Hatchling Dragons should not be kept on loose substrate such as calcium sand, Bark Chips, Garden Topsoil or Cypress mulch as there is a risk of ingestion and impaction, Adult bearded dragons should not be kept on Calcium sand either, But can be kept less riskily on a special 'rabbit food pellet' like substrate. Some people use Eco Earth of Cypress mulch with dragons but this is not recommended as dragon dont thrive in humidity.
The safest substrate for your dragon is Plain white napkin or kitchen roll, Plain white inkless paper, Reptile Carpet, astroturf or ceramic tile.In the wild Bearded Dragons mostly live on hard sun baked clay with a layer of grit and dust. There is no Substrate like this commonly sold, but ceramic tile closely mimics the clay.

Branches Logs Rocks and Hides:
Do not use hide boxes for dragons, they may spend all day hiding instead of absorbing UV Light. They rarely hide under rocks in the wild so stress of being in the open is usually not a problem.
Dead or Fake logs Are great for dragons as the enjoy climbing. Sure they dont climb whopping forest canopies but readily climb dead logs and fences to get up to the sun in basking.
Rocks are also part of a natural bearded dragon enclosure and help to keep their long nails down. Be careful because the rocks can get quite hot and you dont want to burn your beardie.
Hit Rocks: I am not one of those people who goes into an epileptic fit over these things and i quote hearing " DO NOT USE THESE HOT ROCKS THEY MELT LIZARDS" This is untrue. While there have been cases of burning, a thermostat or dial will control this.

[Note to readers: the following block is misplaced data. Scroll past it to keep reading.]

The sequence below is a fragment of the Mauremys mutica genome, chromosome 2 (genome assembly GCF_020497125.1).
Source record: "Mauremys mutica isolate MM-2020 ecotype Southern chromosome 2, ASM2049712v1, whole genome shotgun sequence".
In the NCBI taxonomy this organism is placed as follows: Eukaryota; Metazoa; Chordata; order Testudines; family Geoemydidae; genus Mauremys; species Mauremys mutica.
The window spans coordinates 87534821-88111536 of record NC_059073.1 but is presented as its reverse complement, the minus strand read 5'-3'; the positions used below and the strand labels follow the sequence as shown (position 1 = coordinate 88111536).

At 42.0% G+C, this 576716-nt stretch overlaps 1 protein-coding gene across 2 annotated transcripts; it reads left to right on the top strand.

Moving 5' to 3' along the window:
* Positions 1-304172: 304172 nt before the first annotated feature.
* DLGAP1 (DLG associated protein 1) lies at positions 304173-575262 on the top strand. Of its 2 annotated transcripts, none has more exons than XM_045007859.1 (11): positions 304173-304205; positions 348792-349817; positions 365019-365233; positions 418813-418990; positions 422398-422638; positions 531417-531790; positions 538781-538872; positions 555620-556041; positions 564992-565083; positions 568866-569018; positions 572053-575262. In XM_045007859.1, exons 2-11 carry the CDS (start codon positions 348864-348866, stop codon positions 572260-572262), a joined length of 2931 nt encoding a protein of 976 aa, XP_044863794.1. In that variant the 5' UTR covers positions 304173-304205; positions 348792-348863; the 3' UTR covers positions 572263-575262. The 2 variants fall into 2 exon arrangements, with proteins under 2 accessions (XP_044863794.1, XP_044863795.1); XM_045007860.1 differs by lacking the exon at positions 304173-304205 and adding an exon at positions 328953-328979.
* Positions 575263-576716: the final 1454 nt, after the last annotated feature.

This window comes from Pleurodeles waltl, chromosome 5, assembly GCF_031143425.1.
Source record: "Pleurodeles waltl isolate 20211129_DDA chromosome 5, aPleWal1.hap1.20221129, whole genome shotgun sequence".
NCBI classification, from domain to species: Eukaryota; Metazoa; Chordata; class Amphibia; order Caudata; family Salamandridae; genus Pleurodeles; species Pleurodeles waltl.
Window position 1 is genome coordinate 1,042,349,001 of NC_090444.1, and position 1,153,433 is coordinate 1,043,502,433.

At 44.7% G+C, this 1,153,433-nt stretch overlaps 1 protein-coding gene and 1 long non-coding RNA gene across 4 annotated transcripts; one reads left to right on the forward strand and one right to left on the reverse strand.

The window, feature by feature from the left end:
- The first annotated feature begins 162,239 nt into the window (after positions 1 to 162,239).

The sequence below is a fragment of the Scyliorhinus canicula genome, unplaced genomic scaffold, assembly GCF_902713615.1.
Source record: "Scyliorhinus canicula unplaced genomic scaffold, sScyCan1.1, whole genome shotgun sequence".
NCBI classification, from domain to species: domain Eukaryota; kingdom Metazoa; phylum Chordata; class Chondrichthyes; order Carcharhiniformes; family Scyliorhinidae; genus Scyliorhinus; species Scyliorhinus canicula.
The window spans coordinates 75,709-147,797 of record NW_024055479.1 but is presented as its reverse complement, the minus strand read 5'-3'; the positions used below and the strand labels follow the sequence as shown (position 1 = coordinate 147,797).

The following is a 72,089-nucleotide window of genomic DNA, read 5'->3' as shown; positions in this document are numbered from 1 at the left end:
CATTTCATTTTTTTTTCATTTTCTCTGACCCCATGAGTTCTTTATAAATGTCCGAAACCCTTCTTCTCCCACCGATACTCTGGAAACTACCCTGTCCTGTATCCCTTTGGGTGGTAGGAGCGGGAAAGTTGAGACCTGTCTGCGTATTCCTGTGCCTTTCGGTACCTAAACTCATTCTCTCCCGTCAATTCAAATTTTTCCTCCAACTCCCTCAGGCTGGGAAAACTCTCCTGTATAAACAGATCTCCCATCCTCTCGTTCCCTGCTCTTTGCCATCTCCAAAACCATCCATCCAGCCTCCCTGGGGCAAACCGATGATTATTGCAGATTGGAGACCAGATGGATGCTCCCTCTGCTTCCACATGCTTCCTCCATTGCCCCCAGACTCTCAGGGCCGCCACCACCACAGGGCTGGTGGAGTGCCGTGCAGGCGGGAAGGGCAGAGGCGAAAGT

Watering:
Bearded dragons rarely come across pools of water in the wild, and so have evolved methods of extracting the maximum water from their foods. However, careful care must be taken to prevent dehydration. A water bowl is not required but if you want one, out it on the cool end of the tank and make sure its small and shallow to prevent raising too much humidity.
Babies should have their heads sprayed twice a day but be gentle :).
Feeding:
Beardies are omnivores, & require Animal and plant matter.
DO NOT REPEAT WHAT YOU SEE ON YOUTUBE. Inbred texans giving their dragons Hamsters and rats that are even bigger then the lizards themselves. Beardies can be fed;
Animal Matter:
Locusts
Grasshoppers
Cicadas
Crickets
Cockroaches
Flies
Moths
Morio Worms
Caterpillars(Non Hairy)
Wax Worms
Garden snails
Feeder Snails
Earthworms
Slugs
Praying Mantis
Spiders (Not tarantulas or dangerously venomous)
Small Geckos
Small Anoles
Preweaned Prekilled rodents (VERY VERY VERY RARELY like when you need your dragon to fatten up)
Feeder Lizards
Dubia Roaches
Lobster Roaches
Hissing Cockroaches
Field Crickets
Weevil Larvae
Weevil Beetils
Mealworm Beatles
Morio Beatles
Mealworms
Waxworm moths
Baby Bearded dragons (They can be cannibals)
Vegetable matter:
Escarole, kale, collards, bok choy, Swiss chard, parsley, clover, alfalfa pellets, dandelion greens, turnip greens, mustard greens, broccoli, okra, peas, green beans, whole kernel corn, zucchini, squash, carrots, sweet potato, bell peppers, mixed vegetables, kiwi, papaya, apples, grape,
peaches, apricots, plums, tomatoes, non pealed bananas.
First caresheet so dont be toooooooo mean:whip:
: victory:: victory:: victory:
 

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pretty good mate the food list came in handy never new they would eat one another lol